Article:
Knowledge, expertise, and experience matters in everything we want to do at mastery level. Dentistry and dental implants are certainly no exception. But how does our current dental implant training courses and educational system live up to this challenge and do they provide the type of engagement required for best delivery of care?
As an oral and maxillofacial surgeon, I have been placing dental implants for 25 years. I have devoted my life to understanding its biology, dental materials, and techniques. Here is a secret: If anyone tells you that dental implant placement is simple, I can assure you it is not! I’ve treated hundreds of patients with dental implant complications who were told by their dentist that their case was “easy”! It really is not their dentist’s fault either. Dentists are told by some implant companies and educators that placing dental implants is simple and easy and that they can do it themselves. An online marketing email I received recently said: “8-hour implant training course for general dentists who have never placed an implant.” The course claims to teach the “skills necessary to perform a simple implant surgery,” and the only experience required is the placement of implants on models!
And that is not all! Dentists are also promised to learn extraction, grafting, suturing techniques, drilling method, restorative techniques, and managing complications- all within the same 8-hour course. Is that even possible?
I appreciate education at every level. But this simply sounds too good to be true. The real problem is that people are not models! Real bone is not the same as a stone model. Furthermore, models don’t have feelings, work and family commitments, and don’t have to pay for the service—and patients expect good results in return for their investment.
A typical implant specialist, whether an oral surgeon or a periodontist, spends 3-4 years of specialized training on surgical management of tissue and implant placement. The procedure itself involves dozens of anatomical, biological, and technical principles that must be deeply understood to achieve desired outcomes. Then it takes years of additional education, practice, and experience to master it. To imply, as this course advertisement says, that a general dentist can successfully place an implant after 8 hours of watching slides and drilling a hole in a stone model is nothing less than a dangerous lie.
No patient ever goes to a doctor, whether a dentist or a physician, expecting to be a subject of practice or a training unless it is clearly disclosed to them. Patients take time out of their lives and invest their hard-earned money with the assumption that they will be getting the right treatment and expected results by some one who is qualified.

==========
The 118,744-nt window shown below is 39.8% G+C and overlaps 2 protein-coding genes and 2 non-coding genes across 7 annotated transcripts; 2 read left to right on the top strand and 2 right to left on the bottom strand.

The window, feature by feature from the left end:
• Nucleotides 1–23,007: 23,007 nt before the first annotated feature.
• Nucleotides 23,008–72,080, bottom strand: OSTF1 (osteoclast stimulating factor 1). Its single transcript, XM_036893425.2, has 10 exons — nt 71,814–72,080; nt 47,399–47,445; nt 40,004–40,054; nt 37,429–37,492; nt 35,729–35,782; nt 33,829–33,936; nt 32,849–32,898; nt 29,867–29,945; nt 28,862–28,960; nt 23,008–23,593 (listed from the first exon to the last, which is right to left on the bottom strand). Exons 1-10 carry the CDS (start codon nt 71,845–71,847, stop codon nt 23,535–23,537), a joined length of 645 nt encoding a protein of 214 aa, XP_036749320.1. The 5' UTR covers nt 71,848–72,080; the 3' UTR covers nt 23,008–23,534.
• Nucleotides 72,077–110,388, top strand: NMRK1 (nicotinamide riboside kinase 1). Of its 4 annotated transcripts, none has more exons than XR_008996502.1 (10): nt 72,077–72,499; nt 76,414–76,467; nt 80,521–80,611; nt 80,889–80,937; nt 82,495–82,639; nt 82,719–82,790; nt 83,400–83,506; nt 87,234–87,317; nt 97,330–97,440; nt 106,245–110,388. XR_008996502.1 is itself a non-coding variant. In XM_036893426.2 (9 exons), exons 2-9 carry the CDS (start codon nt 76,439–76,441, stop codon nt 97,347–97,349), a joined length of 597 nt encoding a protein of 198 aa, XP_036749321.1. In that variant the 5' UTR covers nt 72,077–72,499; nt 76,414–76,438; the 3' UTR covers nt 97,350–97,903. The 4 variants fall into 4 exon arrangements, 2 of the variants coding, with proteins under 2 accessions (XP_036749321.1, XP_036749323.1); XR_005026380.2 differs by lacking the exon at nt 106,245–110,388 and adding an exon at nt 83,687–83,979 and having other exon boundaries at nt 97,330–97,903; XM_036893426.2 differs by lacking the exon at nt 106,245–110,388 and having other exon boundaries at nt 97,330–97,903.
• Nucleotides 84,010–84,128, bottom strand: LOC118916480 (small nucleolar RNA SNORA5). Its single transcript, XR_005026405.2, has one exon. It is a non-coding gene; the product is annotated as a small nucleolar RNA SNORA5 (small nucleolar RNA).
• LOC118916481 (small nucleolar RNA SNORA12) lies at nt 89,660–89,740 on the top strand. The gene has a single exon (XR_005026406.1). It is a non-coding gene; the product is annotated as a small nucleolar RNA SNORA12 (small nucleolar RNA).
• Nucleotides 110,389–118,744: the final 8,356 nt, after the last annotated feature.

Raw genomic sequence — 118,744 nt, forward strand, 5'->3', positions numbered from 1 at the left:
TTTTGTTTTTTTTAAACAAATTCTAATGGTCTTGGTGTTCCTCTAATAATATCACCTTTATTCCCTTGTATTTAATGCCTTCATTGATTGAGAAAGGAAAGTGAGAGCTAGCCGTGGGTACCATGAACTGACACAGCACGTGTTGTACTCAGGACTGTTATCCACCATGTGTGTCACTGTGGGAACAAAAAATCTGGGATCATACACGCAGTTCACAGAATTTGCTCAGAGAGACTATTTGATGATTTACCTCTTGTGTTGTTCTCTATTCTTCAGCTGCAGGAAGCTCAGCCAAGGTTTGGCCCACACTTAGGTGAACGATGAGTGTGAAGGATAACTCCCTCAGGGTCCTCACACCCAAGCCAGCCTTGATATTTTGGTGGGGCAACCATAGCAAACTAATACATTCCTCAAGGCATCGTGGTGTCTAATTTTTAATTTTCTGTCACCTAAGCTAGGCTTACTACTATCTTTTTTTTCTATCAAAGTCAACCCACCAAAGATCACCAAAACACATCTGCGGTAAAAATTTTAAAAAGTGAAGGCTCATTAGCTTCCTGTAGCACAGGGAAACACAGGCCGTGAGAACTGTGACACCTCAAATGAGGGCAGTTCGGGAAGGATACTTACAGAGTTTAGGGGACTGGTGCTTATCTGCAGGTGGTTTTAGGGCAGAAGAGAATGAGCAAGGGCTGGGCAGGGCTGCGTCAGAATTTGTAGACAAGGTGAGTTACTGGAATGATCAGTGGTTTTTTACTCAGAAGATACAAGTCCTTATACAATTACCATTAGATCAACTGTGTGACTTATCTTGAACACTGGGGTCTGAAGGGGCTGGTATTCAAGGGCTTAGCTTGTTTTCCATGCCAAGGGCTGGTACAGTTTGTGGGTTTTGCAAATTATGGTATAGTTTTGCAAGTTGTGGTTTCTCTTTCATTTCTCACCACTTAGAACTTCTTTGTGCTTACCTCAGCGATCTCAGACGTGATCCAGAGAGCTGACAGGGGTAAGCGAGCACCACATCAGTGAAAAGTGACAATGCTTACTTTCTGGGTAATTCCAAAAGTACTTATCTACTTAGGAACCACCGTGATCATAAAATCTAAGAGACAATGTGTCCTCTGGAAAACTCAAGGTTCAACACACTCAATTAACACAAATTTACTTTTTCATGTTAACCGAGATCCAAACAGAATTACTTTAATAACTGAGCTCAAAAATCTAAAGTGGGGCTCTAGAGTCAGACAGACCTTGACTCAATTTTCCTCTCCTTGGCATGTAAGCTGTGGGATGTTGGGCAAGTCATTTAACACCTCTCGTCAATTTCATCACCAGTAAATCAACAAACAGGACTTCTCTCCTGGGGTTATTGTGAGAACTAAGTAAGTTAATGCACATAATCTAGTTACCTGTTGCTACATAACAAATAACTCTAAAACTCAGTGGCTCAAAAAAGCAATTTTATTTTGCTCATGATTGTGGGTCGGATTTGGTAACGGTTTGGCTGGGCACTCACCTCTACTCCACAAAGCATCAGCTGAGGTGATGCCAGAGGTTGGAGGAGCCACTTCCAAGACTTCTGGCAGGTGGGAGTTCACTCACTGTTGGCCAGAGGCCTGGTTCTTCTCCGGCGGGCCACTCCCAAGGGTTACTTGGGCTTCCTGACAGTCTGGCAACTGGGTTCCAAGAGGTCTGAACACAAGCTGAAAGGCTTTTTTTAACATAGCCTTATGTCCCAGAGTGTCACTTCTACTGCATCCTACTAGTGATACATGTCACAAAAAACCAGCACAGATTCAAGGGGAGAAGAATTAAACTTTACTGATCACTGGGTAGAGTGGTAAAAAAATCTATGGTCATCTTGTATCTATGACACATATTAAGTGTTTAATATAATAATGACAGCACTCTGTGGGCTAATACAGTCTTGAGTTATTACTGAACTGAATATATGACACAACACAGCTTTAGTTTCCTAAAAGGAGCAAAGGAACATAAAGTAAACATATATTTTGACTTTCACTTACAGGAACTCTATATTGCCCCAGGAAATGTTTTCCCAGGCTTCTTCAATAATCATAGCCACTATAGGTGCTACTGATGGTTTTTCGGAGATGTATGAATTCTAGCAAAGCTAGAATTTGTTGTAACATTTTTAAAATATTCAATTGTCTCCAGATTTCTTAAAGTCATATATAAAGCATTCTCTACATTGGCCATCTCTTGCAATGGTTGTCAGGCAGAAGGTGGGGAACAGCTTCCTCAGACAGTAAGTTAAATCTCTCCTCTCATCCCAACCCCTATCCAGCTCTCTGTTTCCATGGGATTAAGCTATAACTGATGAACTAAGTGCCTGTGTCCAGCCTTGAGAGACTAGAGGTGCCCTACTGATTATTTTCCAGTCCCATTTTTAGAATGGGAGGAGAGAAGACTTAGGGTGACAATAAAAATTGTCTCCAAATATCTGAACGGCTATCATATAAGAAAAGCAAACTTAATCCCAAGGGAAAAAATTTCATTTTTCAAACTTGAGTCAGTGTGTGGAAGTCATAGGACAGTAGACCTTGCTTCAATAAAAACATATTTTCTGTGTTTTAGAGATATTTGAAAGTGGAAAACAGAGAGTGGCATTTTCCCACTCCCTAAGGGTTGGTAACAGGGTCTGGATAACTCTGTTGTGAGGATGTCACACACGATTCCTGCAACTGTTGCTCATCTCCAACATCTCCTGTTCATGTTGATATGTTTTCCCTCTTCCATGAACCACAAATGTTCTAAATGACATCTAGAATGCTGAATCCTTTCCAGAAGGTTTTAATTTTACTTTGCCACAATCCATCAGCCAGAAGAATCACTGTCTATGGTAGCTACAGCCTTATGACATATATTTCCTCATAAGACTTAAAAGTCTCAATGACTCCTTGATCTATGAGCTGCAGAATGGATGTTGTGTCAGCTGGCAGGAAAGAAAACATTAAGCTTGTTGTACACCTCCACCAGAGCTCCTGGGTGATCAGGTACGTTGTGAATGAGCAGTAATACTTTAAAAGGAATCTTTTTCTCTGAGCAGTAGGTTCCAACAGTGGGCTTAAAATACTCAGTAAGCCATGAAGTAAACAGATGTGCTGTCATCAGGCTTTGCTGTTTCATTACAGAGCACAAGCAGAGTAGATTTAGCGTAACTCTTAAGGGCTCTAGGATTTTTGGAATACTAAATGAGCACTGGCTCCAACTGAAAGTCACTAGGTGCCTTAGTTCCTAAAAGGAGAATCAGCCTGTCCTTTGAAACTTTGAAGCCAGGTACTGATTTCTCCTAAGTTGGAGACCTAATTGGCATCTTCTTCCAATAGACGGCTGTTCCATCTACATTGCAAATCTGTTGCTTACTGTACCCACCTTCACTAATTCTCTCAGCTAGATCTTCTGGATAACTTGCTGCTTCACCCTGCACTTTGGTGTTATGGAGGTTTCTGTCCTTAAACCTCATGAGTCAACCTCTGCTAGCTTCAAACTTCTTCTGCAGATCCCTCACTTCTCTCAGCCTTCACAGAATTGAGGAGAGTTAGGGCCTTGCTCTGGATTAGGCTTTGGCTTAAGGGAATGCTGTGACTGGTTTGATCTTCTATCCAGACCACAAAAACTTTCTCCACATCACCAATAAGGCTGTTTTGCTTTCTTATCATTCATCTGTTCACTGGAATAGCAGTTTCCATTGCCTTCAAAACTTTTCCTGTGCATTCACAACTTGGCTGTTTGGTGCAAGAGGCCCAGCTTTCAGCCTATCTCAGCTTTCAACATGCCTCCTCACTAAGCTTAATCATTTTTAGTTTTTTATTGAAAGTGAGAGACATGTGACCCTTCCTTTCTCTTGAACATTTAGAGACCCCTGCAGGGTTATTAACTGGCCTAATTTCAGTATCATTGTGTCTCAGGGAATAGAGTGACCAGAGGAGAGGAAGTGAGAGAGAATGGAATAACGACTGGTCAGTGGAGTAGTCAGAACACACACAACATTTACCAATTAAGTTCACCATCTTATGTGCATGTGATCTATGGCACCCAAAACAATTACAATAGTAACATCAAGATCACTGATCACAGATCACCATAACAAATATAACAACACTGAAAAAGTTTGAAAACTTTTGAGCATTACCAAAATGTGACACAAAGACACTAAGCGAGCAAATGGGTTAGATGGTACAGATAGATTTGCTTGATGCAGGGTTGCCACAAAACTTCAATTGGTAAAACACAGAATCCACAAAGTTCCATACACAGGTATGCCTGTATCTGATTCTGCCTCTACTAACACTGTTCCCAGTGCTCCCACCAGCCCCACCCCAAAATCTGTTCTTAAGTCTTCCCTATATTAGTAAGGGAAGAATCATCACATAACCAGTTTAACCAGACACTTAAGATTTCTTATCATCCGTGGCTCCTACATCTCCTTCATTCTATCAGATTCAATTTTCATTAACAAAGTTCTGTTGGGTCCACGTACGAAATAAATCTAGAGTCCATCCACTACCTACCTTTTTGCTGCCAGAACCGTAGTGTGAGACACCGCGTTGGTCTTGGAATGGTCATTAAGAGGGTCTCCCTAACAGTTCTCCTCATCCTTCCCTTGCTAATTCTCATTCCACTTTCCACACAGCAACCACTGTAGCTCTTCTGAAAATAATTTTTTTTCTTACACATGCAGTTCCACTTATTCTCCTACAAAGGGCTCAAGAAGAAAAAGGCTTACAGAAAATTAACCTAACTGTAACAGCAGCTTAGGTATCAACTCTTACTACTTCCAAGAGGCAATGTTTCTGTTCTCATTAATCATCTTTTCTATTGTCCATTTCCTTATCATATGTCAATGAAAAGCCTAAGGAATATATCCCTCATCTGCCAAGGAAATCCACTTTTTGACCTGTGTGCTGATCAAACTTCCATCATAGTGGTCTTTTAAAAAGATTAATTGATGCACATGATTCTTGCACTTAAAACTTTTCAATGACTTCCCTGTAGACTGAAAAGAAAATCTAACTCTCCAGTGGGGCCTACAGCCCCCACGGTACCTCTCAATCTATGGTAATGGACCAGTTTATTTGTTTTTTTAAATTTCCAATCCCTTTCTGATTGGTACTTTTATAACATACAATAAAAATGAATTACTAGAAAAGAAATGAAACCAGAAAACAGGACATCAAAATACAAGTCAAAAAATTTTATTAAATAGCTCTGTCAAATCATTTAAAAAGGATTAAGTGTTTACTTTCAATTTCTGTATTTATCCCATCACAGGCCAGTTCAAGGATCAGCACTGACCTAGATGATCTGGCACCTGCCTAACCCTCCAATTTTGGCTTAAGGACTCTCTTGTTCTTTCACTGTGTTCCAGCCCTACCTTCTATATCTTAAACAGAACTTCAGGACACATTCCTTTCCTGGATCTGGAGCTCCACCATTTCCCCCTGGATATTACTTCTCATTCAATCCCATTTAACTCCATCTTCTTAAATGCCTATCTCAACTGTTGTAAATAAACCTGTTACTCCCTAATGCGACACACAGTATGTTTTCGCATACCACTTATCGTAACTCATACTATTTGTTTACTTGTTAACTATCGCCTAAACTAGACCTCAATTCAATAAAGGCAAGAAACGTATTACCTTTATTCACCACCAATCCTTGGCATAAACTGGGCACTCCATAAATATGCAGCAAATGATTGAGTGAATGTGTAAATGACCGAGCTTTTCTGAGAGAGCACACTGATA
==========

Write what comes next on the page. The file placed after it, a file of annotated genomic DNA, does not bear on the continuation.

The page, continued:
Unfortunately, there are no current guidelines or parameters by the state licensing boards to regulate the practice of implant dentistry. Hence, any dentist can do any procedure they choose, regardless of their training, skills, or knowledge. A beautifully-framed certificate of completion of an 8-hour course proudly displayed in a dentist’s reception room is often misinterpreted by patients as a qualifying proof.
First, how can patients qualify dentists for placement of their dental implants? If your dentist is an oral surgeon, a periodontist, a general dentist, or a prosthodontist with formal training and experience, you are half way there. Make sure to ask about specific areas of expertise and if implant dentistry is in-fact their main focus. If you see a general dentist and demonstrates various certifications in implant dentistry, ask about the extent and scope of their training. How many days were the courses? Was the course over a 1-2 year dedicated formal implant training course as a fellowship or given during several weekends over the same period? How many actual patients have they treated? Ask if their work quality is same as that of a specialist? Ask to see before & afters. Remember that certifications do not mean much without exploring the education behind them.
What is the solution?
How can we, as professionals, do what is right for our patients? The solution lies in every dentist, whether general or specialist, taking the personal responsibility to make decisions based not on financial gains, but on doing what is right for their patients’ well-being. The solution lies in every patient asking the right questions when qualifying their dentist for such procedures so they are engaged in the decision-making process. The solution lies in professional educators and implant companies not misleading dentists into believing that they can do highly complicated procedures (yes, the placement of a dental implant is very complicated) just to sell a course or a bunch of dental implants.
We all must get beyond “what’s in it for me” and think about why we do what we do and then do what is in the best interest of our patients who put their trust and confidence in us. We must embrace the general dentists and the prosthodontists and tell the truth about what it takes to learn and master such surgical procedures and openly offer them educational opportunities that are real, deep, and comprehensive with proper mentorship and collaboration.
If any dentist wants to place their own implants, I think they should and they can- as long as they have made the commitment to learning how to do it the right way and have invested the time and dedication necessary to develop the same knowledge and skills as the specialists. We must open lines of communication, collaboration, and education. Surgical specialists must learn more about restorative disciplines as general dentists and prosthodontists must further their understand of surgical principles. We must establish cross-platform education provided in a comprehensive, transparent, and responsible way for benefit of our patients.
Dr. H. Ryan Kazemi is a board-certified oral and maxillofacial surgeon in Bethesda, MD.